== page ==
There might be a reason there is no 'oral record' left by Maori. It might be because they were all killed by these eruptions. No written records is another explanation, and possibly the low population of the region. In any respect, you have the good fortune of more forewarning....but I caution you...more information is required on heat flow...and if you don't have the discretion to leave Auckland, then you might want more seismic/earthquake evidence. Read the following report to better understand what you are dealing with. Don't trust your government!! Well, you might watch to see if your local MP is spending less time in your (Auckland) electorate. Actually, no, just don't trust their faith. Follow the evidence...like the people of Christchurch didn't. Remember volcanoes can be more dangerous in many respects than earthquakes. They are different. Read this report to better understand the nature of what you are dealing with. Australia just started looking a little better. Here is a little history on Rangitoto Island - but no heat flow data!!!!!! Here is another warning from 'volcano watchers':
"Future vent forming eruptions will very likely occur within the city limits or its outskirts, allowing few mitigation or preparation options. Scientists agreed that residents of Auckland may get only a day or two warning of a volcanic eruption and will only know hours before where it will explode on the surface".
Was yesterday's earthquake a warning? Yes and no. We are looking for a pattern of earthquake activity. We already have a geospatial point of correlation. The question is what is the cause? Inflation or deflation. Heat flow will tell us. Is government keeping this information from us? Interestingly, if you look at this map of NZ, it is evident that NZ has a 'dog leg' in its stress relief. This is an interesting issue which might foretell future tectonism. Tension 'gashes' or faults might be opening up which are facilitating the higher degree of volcanism we are seeing. Remember that the subduction to the east is already creating an area of high heat flow (resulting from deep-seated melting) and lithospheric bending (brittle fracture) along this purple line of weakness. Is there going to be a change in regional tectonism. These developments will take millions of years. But the opening up of tectonic 'gashes' might well be imminent.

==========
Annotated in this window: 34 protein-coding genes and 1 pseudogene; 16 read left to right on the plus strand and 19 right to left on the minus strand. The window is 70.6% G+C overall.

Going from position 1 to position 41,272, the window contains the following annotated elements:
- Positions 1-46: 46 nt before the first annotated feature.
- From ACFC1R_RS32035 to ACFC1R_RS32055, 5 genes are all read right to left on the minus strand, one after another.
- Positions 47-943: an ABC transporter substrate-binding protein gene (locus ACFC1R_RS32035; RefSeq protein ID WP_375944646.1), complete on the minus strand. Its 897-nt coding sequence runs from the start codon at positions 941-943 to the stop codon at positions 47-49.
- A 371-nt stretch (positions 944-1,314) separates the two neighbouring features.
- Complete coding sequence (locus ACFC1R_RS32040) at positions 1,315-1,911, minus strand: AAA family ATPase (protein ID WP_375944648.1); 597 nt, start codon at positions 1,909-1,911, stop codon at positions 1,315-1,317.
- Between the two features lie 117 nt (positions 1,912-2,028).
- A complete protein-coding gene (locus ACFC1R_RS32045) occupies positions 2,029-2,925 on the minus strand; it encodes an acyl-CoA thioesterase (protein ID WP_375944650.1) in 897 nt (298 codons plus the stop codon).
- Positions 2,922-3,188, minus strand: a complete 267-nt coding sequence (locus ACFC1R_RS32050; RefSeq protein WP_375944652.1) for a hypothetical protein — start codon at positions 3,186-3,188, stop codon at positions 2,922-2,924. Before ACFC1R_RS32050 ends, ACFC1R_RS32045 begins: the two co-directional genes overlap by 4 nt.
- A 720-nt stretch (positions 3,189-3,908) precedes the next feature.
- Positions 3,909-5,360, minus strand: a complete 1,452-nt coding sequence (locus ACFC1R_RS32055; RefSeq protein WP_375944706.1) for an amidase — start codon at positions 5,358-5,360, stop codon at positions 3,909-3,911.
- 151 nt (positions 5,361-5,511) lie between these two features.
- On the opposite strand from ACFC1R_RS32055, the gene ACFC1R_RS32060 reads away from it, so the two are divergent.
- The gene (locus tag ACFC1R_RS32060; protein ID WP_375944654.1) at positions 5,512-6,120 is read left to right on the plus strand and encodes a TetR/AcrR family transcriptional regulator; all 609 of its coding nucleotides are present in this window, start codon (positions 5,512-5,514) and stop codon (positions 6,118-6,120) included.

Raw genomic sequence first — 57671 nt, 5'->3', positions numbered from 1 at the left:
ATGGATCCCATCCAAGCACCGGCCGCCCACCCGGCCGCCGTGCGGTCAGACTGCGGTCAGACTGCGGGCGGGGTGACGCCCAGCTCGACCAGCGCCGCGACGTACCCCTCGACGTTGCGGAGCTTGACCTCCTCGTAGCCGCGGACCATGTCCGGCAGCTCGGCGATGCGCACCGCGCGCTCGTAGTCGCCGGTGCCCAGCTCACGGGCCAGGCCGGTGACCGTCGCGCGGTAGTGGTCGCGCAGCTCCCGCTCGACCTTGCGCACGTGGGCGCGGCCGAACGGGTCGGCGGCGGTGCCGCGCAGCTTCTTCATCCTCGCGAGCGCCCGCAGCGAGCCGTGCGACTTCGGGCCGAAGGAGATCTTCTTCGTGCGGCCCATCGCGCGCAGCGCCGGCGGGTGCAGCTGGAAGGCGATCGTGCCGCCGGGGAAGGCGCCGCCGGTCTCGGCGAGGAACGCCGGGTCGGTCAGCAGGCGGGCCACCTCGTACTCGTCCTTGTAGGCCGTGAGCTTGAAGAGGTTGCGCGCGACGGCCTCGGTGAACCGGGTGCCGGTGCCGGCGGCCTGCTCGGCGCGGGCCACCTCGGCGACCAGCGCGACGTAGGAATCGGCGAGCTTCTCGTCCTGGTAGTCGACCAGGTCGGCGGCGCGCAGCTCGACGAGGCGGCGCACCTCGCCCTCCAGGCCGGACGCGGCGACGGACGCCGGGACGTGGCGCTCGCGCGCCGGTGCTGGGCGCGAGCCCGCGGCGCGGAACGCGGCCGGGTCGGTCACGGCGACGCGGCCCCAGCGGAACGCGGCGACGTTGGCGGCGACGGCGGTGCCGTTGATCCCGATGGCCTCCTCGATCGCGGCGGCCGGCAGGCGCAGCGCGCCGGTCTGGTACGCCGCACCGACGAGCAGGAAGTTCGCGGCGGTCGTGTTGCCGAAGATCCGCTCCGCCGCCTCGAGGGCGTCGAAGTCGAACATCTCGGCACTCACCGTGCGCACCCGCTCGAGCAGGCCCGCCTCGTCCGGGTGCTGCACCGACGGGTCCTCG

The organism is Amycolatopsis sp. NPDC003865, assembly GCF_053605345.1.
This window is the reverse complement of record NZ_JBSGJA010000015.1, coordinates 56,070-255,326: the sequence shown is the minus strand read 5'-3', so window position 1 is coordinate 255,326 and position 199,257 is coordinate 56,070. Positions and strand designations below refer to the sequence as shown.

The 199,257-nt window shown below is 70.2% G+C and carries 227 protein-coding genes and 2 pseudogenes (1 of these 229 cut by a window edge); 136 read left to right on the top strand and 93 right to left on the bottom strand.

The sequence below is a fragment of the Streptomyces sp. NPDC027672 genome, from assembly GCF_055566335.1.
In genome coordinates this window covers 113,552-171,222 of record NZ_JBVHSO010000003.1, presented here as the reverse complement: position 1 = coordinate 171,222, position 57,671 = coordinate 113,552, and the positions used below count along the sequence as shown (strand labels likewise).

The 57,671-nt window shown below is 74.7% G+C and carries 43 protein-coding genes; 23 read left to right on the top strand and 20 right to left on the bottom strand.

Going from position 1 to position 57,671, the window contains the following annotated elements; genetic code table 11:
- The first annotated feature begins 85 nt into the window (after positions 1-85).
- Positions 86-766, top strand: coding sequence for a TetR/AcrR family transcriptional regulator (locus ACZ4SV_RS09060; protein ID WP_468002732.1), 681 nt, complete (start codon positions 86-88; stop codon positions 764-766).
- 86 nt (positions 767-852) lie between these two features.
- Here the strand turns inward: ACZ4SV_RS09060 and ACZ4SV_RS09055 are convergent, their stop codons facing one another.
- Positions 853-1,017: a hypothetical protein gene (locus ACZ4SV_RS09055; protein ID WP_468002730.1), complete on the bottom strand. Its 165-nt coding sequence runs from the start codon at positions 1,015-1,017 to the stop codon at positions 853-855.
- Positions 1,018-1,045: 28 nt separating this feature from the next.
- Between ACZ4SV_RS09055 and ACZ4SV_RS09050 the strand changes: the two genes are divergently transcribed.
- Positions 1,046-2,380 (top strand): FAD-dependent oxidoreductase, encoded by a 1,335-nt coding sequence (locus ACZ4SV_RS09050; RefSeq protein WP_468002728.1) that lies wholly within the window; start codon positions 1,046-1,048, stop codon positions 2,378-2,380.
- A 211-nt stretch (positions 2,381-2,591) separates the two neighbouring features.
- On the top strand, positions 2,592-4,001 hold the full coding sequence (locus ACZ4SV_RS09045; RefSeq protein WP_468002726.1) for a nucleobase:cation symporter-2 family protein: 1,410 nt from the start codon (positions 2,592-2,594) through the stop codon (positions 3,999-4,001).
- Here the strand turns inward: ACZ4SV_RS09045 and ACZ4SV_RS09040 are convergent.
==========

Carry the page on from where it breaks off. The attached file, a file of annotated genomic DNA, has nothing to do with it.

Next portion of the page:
Here is a very realistic description of the threat posed by a volcano eruption in Auckland. It gives you a clue as to what you can do in the case of an earthquake. The threat is broadly greater if you are detached from your kids because they are subject to others guardianship at school. Yes, bureaucrats who need to follow government rules. So what do you do:
1. Get to a concrete building (preferably having already identified a 'sponsor' or a few in case of non-availability). Avoid any room where there is windows as there is going to be a 'sonic' or basal blast of volcaniclastic material.
2. Avoid near-shore environments. If near Waitamata Harbour, a likely epicentre, ensure you rise to a 3-4th floor in the concrete apartment so that you will not be swamped in any mini-tsunami.
You will want these places to be within a few blocks of your home. Identify them at home and at work. Toilets are great because they are small rooms with small windows. If in glazed rooms, you will need to wrap yourself in towels, or hang towels over the window might help.
How will you know to do this? Personally; I have no idea. Good to do around the time of an earthquake, but you might not even feel it. Worst still you might not see anything (at night) until the incident has passed. You are most likely going to be killed by the basal surge shattering all the glass windows in your building. You might want to pre-order your glazing and store the glass in the basement. There might be a supply shortage in future. The other problem is food & water, but these are lesser problems because the dust is readily cleared and the infrastructure is hardly going to be damaged. Its a risk of people losing lots of blood from being punctuated by a lot of glass.

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'Buying NZ Property – Download the free sample readings!

NZ presents some of the most alluring property in the Western World; particularly given the greater easy of residency, the low cost of property, and the liveability of the country. In addition, there is no capital gains tax, transfer taxes, VAT/GST or wealth taxes in NZ, so rest assured that NZ property is tax-effective! Learn more now!